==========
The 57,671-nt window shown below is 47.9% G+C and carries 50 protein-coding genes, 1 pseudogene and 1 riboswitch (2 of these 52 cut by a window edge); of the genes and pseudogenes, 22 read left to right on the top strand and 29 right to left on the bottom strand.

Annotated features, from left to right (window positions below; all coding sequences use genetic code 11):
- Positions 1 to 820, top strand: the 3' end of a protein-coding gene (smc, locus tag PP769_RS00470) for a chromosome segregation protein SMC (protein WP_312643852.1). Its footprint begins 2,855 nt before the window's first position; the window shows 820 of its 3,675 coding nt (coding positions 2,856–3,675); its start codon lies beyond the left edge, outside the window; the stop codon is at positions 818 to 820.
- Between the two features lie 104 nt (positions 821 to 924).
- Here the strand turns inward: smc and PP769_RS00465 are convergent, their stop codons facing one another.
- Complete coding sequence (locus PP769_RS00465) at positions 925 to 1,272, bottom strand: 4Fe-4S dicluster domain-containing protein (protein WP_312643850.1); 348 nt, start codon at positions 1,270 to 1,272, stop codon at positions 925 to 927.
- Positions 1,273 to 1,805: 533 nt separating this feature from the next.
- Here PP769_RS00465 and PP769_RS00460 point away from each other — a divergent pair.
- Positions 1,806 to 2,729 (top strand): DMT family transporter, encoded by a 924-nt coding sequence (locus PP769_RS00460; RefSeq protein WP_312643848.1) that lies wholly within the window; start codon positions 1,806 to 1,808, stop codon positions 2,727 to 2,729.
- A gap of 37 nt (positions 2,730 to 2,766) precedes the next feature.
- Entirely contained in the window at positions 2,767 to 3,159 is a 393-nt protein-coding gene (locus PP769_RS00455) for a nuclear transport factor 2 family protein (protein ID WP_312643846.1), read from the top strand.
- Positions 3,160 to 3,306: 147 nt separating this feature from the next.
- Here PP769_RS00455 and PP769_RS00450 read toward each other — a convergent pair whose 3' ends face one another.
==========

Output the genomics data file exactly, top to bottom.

The 57,671-nt window shown below is 47.9% G+C and carries 50 protein-coding genes, 1 pseudogene and 1 riboswitch (2 of these 52 cut by a window edge); of the genes and pseudogenes, 22 read left to right on the top strand and 29 right to left on the bottom strand.

Annotated features, from left to right (window positions below; all coding sequences use genetic code 11):
- Positions 1 to 820, top strand: the 3' end of a protein-coding gene (smc, locus tag PP769_RS00470) for a chromosome segregation protein SMC (protein WP_312643852.1). Its footprint begins 2,855 nt before the window's first position; the window shows 820 of its 3,675 coding nt (coding positions 2,856–3,675); its start codon lies beyond the left edge, outside the window; the stop codon is at positions 818 to 820.
- Between the two features lie 104 nt (positions 821 to 924).
- Here the strand turns inward: smc and PP769_RS00465 are convergent, their stop codons facing one another.
- Complete coding sequence (locus PP769_RS00465) at positions 925 to 1,272, bottom strand: 4Fe-4S dicluster domain-containing protein (protein WP_312643850.1); 348 nt, start codon at positions 1,270 to 1,272, stop codon at positions 925 to 927.
- Positions 1,273 to 1,805: 533 nt separating this feature from the next.
- Here PP769_RS00465 and PP769_RS00460 point away from each other — a divergent pair.
- Positions 1,806 to 2,729 (top strand): DMT family transporter, encoded by a 924-nt coding sequence (locus PP769_RS00460; RefSeq protein WP_312643848.1) that lies wholly within the window; start codon positions 1,806 to 1,808, stop codon positions 2,727 to 2,729.
- A gap of 37 nt (positions 2,730 to 2,766) precedes the next feature.
- Entirely contained in the window at positions 2,767 to 3,159 is a 393-nt protein-coding gene (locus PP769_RS00455) for a nuclear transport factor 2 family protein (protein ID WP_312643846.1), read from the top strand.
- Positions 3,160 to 3,306: 147 nt separating this feature from the next.
- Here PP769_RS00455 and PP769_RS00450 read toward each other — a convergent pair whose 3' ends face one another.